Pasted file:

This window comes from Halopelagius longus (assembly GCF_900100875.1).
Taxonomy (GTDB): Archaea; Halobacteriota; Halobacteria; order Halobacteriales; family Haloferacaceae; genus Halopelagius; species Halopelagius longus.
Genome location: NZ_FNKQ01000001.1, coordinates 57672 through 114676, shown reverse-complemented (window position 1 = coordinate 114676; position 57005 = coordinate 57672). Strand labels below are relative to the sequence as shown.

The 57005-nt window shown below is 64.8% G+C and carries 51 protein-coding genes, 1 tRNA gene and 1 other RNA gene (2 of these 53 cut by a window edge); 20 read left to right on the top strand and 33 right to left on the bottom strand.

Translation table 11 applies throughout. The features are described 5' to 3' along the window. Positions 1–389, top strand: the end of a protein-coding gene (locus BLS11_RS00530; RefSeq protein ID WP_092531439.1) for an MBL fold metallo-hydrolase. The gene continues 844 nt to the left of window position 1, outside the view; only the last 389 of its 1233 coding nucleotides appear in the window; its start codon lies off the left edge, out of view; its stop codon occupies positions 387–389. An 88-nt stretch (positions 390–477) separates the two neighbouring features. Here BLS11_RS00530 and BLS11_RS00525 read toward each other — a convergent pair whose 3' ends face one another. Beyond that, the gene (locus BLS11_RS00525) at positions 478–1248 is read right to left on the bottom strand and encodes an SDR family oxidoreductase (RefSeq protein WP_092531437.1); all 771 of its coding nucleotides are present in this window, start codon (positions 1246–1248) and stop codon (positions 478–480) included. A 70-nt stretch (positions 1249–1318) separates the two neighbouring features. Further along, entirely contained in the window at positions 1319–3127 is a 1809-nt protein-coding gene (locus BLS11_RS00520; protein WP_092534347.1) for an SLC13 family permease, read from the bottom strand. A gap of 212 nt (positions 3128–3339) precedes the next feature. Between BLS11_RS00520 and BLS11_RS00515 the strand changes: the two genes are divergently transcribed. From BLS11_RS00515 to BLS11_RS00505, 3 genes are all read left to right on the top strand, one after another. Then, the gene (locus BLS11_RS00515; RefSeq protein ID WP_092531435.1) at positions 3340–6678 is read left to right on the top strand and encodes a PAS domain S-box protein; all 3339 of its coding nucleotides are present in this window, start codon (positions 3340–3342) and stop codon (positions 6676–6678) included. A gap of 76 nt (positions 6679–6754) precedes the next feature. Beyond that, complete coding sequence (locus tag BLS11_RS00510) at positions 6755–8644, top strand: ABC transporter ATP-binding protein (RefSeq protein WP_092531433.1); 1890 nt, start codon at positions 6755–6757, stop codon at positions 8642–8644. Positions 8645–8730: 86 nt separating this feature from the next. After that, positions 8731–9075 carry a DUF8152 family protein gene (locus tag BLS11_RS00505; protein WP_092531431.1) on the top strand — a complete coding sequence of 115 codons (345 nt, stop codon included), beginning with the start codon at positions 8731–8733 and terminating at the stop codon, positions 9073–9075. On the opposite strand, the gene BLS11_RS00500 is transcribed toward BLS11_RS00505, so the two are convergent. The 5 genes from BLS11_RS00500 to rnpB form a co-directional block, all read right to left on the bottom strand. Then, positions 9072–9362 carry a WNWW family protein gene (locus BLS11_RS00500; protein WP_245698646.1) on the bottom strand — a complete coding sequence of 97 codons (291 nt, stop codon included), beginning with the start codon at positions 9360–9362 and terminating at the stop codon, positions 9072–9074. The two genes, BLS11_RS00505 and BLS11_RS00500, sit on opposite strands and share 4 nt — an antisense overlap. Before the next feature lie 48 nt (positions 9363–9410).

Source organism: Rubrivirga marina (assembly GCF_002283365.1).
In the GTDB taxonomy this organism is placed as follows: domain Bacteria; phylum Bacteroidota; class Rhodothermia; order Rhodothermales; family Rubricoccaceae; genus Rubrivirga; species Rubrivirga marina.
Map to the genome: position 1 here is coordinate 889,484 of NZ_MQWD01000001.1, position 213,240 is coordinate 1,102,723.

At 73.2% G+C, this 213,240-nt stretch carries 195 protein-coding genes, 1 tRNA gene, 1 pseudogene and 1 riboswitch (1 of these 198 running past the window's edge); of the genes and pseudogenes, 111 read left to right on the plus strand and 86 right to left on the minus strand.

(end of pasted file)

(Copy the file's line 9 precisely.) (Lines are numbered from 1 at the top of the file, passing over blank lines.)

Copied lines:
At 73.2% G+C, this 213,240-nt stretch carries 195 protein-coding genes, 1 tRNA gene, 1 pseudogene and 1 riboswitch (1 of these 198 running past the window's edge); of the genes and pseudogenes, 111 read left to right on the plus strand and 86 right to left on the minus strand.